Sarah Jefferis

Sarah Jefferis completed her M.F.A. at Cornell University in Ithaca, New York in 1999. She has a B.A. and an M.A. from Hollins University. Her work has appeared in The Healing Muse, accomplice. org, The Cream City Review, The Comstock Review, The Hollins Critic, The Mississippi Review, Icon, Icarus, The New Coin, The Perspectives on Multiculturalism and Diversity Journal, The Beacon Street Review, and The Naughyde Literary Journal.”  She is currently a Visiting Senior Lecturer at Cornell University. She resides in Ithaca, NY with her partner and their daughter.

From the book:

Colonial Williamsburg, Virginia

What I know about America I learned when I saw June
And Ezekial shackled-swollen wrists and ankles,

head down, mouths sewn shut, and Mr. Johnson
hollering out dollar amounts to visitors from across the oceans;

and my ten-year-old self asking my mama why
the Sunday School teacher was selling my friends,

and who would buy them, and how she said:
child, for history of course, in the name of history,

and besides it gives them a summer job to remember,
and a way to support their habits.

What I know about America I learned from
the civil war boy-a member of the reenactment troupe-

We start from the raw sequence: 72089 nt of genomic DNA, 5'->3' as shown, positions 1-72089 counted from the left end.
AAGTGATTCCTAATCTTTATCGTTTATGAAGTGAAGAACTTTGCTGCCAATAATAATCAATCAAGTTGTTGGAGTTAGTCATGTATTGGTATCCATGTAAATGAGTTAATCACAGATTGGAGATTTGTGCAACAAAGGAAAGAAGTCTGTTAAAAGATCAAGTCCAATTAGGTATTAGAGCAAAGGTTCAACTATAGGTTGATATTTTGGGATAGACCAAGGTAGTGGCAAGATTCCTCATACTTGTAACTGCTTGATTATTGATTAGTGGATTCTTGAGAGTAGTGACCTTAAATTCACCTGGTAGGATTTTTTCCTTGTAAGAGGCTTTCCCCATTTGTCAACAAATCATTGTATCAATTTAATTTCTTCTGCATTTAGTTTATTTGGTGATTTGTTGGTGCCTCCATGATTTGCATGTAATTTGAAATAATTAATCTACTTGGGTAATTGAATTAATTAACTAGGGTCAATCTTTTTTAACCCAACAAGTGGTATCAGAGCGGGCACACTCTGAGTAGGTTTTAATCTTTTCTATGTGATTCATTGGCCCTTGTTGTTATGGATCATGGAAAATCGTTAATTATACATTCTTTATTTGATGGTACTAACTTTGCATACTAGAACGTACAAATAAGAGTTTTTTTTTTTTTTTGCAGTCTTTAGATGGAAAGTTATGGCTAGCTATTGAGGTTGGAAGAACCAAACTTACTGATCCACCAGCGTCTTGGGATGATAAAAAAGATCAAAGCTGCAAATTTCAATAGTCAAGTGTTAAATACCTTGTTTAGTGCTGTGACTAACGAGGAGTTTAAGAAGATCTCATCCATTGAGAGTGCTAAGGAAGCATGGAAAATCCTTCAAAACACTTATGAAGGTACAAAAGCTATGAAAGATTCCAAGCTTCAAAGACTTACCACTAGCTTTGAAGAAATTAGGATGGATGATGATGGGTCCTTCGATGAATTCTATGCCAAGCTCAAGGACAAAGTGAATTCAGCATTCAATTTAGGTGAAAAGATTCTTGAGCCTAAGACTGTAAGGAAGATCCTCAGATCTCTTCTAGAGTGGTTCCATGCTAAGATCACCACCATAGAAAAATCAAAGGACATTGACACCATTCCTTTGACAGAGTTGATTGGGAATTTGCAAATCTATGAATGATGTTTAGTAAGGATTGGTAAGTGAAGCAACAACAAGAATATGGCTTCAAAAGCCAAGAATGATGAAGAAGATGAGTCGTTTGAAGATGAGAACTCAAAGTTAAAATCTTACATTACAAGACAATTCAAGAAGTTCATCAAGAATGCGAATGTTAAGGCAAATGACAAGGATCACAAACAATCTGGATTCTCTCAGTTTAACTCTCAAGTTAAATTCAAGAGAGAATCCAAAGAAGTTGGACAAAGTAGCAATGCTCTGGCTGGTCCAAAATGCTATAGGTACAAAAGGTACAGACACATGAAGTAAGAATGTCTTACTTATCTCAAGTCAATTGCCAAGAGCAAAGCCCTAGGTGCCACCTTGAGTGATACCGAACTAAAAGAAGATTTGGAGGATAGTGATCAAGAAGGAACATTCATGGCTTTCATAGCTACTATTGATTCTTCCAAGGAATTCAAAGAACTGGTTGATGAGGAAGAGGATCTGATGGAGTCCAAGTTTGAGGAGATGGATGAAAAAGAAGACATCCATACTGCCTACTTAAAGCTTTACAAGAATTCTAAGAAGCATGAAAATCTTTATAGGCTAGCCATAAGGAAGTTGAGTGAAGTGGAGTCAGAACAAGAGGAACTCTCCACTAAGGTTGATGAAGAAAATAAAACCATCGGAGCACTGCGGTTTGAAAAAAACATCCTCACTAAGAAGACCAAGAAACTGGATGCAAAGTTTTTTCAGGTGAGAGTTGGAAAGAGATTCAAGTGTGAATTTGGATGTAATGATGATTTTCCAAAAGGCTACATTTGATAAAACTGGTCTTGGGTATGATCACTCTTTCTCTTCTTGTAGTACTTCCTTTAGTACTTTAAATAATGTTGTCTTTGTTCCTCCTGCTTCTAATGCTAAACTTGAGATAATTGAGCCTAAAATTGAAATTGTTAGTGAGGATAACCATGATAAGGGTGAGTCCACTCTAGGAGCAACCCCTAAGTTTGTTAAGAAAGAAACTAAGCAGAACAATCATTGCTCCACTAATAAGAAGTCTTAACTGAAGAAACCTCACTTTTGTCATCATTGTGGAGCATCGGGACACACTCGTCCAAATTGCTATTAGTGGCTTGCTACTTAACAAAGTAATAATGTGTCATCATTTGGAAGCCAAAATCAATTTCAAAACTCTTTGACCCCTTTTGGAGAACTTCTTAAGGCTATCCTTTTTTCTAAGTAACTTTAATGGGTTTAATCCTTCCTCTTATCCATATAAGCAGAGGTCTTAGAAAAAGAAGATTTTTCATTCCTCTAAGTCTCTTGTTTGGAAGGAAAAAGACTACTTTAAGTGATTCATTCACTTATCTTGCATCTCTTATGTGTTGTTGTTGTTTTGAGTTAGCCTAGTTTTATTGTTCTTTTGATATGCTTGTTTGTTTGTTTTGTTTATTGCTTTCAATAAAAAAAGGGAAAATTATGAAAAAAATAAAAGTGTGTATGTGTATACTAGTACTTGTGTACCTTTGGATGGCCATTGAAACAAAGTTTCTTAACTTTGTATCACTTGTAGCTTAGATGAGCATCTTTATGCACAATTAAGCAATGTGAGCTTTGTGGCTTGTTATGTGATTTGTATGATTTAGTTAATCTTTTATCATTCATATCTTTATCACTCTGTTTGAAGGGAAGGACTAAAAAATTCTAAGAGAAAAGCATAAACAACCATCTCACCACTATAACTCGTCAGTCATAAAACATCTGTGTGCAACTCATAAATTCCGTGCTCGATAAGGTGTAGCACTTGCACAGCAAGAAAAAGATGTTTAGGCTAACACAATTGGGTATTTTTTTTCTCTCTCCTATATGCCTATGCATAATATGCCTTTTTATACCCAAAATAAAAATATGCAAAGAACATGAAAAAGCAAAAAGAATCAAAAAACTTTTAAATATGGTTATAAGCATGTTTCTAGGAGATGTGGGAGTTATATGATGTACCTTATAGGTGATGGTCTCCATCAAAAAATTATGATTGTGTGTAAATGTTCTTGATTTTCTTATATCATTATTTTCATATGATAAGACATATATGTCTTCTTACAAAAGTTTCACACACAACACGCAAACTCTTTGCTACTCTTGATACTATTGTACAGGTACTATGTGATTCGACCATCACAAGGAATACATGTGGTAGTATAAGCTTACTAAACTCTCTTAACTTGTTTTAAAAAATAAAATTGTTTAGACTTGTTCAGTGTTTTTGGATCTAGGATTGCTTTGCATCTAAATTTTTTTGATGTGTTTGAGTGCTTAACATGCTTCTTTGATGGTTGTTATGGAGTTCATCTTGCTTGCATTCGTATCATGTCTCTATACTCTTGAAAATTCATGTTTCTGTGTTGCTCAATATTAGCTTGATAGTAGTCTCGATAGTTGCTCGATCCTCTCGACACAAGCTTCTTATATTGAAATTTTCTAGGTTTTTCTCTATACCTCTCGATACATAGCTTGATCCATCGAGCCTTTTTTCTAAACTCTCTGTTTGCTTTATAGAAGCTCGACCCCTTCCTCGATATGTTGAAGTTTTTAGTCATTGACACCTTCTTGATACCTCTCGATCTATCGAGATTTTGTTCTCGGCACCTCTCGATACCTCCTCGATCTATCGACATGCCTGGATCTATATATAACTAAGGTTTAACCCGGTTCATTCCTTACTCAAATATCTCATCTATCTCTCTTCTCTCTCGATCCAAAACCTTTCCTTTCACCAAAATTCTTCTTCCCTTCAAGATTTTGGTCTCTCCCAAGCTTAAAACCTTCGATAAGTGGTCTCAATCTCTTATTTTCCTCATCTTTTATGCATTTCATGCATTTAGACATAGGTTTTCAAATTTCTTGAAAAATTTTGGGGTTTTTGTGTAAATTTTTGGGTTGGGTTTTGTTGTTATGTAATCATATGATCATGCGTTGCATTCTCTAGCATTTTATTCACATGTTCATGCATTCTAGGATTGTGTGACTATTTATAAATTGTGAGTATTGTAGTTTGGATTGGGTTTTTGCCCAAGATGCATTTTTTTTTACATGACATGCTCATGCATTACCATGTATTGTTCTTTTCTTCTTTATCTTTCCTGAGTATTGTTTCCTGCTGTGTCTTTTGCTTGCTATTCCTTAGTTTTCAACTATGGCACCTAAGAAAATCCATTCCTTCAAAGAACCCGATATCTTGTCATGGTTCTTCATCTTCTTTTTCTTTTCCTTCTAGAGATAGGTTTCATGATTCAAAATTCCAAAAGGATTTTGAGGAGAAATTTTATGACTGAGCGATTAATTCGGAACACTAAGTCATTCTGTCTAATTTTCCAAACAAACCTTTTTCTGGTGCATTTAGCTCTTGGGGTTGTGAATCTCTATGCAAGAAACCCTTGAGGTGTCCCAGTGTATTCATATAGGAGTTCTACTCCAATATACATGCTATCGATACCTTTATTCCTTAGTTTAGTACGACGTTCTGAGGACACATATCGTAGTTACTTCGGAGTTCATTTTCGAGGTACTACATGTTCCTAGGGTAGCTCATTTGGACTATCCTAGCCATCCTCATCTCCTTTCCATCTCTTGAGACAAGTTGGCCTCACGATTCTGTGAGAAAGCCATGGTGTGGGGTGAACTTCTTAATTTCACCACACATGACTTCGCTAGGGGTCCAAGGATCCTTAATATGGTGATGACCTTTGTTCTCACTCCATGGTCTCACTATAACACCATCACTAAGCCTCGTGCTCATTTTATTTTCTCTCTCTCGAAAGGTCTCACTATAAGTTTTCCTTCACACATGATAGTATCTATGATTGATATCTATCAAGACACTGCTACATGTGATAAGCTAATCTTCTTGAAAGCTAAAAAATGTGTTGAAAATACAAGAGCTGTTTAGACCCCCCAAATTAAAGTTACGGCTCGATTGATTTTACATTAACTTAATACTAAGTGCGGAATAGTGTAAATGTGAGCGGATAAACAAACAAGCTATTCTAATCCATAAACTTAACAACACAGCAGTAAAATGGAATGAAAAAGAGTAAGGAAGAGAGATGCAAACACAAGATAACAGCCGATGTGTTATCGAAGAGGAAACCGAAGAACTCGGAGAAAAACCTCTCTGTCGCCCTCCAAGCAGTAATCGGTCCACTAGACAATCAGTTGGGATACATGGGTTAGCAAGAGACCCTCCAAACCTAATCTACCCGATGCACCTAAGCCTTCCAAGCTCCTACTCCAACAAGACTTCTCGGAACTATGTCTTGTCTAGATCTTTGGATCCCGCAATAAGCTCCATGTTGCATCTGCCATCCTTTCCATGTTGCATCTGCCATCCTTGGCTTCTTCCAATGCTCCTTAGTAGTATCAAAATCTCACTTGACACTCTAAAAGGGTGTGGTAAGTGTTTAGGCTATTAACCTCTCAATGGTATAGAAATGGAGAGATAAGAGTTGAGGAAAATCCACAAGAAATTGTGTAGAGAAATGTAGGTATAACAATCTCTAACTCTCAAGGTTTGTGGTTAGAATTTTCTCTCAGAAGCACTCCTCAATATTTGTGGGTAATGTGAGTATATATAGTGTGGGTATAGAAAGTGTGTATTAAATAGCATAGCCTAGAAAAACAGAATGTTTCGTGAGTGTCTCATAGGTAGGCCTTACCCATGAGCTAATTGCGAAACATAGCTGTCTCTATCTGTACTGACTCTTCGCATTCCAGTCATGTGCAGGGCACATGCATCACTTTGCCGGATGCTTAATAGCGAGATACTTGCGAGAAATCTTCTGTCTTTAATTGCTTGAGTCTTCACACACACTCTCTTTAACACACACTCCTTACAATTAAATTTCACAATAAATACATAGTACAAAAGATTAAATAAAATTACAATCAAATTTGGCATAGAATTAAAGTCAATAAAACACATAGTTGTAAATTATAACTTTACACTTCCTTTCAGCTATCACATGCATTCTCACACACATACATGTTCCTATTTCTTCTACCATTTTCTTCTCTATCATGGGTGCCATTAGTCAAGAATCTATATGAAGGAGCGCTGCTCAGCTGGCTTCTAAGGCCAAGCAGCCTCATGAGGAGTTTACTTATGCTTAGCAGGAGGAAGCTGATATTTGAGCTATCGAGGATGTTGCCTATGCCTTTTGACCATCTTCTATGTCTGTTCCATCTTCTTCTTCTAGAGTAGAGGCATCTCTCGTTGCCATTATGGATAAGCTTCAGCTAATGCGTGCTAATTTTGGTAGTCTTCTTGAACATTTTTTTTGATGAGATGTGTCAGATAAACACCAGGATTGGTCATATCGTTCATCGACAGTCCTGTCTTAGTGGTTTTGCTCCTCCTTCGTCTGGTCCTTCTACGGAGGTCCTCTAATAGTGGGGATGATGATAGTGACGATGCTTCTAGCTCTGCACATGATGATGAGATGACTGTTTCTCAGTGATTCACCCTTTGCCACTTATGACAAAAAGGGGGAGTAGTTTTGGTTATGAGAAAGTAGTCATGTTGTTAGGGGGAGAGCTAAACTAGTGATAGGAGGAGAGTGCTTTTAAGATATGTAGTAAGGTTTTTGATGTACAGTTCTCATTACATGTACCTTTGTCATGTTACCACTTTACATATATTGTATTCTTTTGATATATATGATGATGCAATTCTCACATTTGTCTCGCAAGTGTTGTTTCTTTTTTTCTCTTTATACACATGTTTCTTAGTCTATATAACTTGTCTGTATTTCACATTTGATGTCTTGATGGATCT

who on an August night gave me Whitman
and an invitation to his tent, but not a rifle lesson

and I tried to refuse, but my protests were rain in a basin.

What I know about America I learned from the Bible
or was it Shakespeare-both large books

my mama dropped on my head to teach me Southern posture,
to manner me, prepare me for Cotillion, to dance with boys,

to appease them, and as I walked around our filthy ranch house,
mama would call out: What is John 3:16?

Or what happened to Job when he refused to answer God?
And it all boiled in my head, so I was convinced

Ophelia lay down with Moses, Cain really was Romeo's
friend, and Elijah opened the door to Hamlet again and again.


What I know about America I learned from Pocahontas
who told me not to fear tents, or the bellies of whales,

or auction blocks. Pocahontas, who taught me how to kiss
a girl, how to practice on the John Smith dolls

just before you stick pins in their heads.

The Way To Attain
for A. R. Ammons

Did you know enough to know the light
was chasing in the hall when you said welcome

home Sarah, I chose you. I had no idea what it meant
to be picked--not apart or picked at,

rather selected for something grand
which I could not name.

There are thousands of Sarah's who want.
I was left on the gym wall even

as gloves were handed out, bats
dusted off, the fat one who the teacher

didn't recall. Are you new here?
I lived in the same ranch house all my life.

Same four walls with Manwich
and Kraft on Tuesdays.

But the time rate of change is the definition
of acceleration.  Or this:

a pound or two, the ear of the line, a heart.
Who selected you the morning

you left calling death
the way to attain the speed of light.

What light at what speed
could possibly hold.

                the Salt
is an 88 page hand-stitched paper book w/spine.